We admit we focus the majority of our skincare efforts on our faces. But it's summer now-time for our limbs to come out of hibernation. We can no longer hide behind chunky sweaters and oversized coats. However, shedding those layers often reveals a few unfortunate truths: fine lines on the chest are becoming visible, hyperpigmentation on the arms is getting worse, breakouts on the back won't seem to go away. And then of course, there's the issue of dull, dry, lackluster skin everywhere. The good news is there's one solution to all of the problems (and more): body peels.
Scroll through to learn about the wonders of body peels!
Body peels are chemical peels, just like the ones for your face, except stronger because the skin on your body is not as delicate as the skin on your face. вЂњThe difference between a face peel and a body peel is that they have higher percentages of active ingredients to help erase stretch marks, sun spots, keratosis pilaris, dryness, and even out the skin tone and texture on your legs, arms, back, chest, and hands,вЂќ esthetician Kerry Benjamin says. вЂњRemoving the dead outer skin layer helps with product penetration, too.вЂќ Which means your body serums and moisturizers can penetrate deeper and your sunless tan will go on smoother.
All chemical peels help increase cell turnover, which is how they correct skin conditions like hyperpigmentation and fine lines. But don't be intimidated by the word chemical. вЂњAlthough they are called вЂњchemical peelsвЂќ, many of the acids found in them are naturally occurring compounds that can be found in plants and foods like milk, willow bark, and citrus,вЂќ Benjamin says.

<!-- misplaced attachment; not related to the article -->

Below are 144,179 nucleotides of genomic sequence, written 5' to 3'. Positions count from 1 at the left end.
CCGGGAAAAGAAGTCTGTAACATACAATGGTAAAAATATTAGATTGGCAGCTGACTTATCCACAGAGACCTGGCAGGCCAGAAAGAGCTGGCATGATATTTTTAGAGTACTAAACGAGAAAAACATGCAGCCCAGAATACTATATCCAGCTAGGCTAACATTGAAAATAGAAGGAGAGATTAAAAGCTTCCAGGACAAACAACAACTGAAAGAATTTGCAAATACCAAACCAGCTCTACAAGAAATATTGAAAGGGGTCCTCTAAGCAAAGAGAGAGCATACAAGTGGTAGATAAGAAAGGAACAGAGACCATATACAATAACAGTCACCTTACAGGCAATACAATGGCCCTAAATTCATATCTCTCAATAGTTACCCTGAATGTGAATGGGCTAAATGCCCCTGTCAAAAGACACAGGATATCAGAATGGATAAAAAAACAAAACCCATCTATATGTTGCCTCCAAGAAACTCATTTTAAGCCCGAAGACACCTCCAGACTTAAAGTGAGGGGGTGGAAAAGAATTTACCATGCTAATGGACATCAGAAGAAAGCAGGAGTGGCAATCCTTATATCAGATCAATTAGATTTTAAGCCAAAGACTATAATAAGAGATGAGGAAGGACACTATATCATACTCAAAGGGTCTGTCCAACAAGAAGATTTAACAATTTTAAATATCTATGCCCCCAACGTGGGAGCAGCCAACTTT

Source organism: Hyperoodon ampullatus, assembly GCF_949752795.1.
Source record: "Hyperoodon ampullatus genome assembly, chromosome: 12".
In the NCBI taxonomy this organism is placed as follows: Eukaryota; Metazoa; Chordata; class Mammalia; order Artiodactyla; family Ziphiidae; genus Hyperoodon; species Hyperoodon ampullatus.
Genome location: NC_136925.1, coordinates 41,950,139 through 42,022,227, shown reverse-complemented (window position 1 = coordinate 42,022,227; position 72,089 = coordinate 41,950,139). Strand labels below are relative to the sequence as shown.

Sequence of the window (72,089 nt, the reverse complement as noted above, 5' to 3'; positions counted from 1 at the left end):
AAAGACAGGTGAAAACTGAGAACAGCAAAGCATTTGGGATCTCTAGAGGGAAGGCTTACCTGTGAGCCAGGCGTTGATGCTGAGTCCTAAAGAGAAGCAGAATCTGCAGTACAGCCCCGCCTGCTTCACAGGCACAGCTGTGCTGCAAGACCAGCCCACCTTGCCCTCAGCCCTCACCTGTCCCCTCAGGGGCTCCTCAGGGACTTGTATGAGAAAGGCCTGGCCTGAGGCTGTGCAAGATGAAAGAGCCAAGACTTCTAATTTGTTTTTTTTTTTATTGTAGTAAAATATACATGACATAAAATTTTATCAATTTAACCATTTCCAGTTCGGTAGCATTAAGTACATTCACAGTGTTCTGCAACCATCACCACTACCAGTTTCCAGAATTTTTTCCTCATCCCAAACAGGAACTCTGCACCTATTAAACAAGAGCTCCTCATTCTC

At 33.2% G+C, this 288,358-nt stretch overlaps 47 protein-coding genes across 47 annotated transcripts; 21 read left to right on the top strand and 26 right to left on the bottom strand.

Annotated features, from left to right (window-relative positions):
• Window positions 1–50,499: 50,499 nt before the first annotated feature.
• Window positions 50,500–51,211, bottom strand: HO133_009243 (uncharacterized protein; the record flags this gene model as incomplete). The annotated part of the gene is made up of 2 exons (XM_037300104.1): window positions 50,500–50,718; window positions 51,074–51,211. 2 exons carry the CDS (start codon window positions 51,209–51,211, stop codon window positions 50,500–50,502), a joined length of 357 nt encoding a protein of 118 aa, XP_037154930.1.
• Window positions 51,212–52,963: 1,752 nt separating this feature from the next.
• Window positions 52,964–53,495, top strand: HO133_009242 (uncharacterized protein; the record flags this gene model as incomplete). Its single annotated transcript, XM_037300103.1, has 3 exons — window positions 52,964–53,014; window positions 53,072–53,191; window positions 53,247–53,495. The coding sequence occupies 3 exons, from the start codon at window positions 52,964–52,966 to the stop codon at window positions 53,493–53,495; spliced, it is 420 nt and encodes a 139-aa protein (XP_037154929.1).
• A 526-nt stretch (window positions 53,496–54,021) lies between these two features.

A few key ingredients to look out for are lactic acid, Trichloroacetic Acid (TCA), salicylic acid, kojic acid, and arbutin. вЂњLactic Acid is an alpha hydroxy acid (AHA) naturally found in milk and sugars.вЂќ Benjamin says it's also part of your skin's natural moisturizing factor, which means it helps keep your skin hydrated. TCA is a medium-depth peeling agent used to improve the appearance of fine lines and wrinkles. It's also one of the more commonly used acids. Salicylic acid is great for anyone struggling with breakouts. And kojic acid and arbutin both promote even skin tone.В
If you're just looking for smooth, supple skin, you can see (and feel) an improvement in skin texture in just one or two treatments. вЂњIf you are looking to lift pigment or soften fine lines, it's likely going to take a series of six treatments spaced three weeks apart,вЂќ Benjamin says. вЂњIf you looking to clear up body acne, a series of up to six treatments spaced two weeks apart is needed.вЂќ And don't forget about your feet! Remove buildup from your heels and get your feet ready for sandal season with two to three treatments spaced three weeks apart.
They're also a good option for those with sensitive, irritated skin, like eczema-sufferers. вЂњPeels are great for sensitive skin because they're not abrasive,вЂќ Benjamin says. вЂњThey effectively and gently remove the outer dead layer of skin, which helps to ease the discomfort and itching as well as significantly improve product penetration, which is essential for people who have severe eczema.вЂќ
Not ready to commit to the in-office peel? Test the waters with an at-home version like Cane + Austin's Body Retexture Pads ($80) or Perfect Image'sВ Gly + Sal Exfoliating Body Lotion ($30).
Would you try a body peel? Tell us your thoughts below!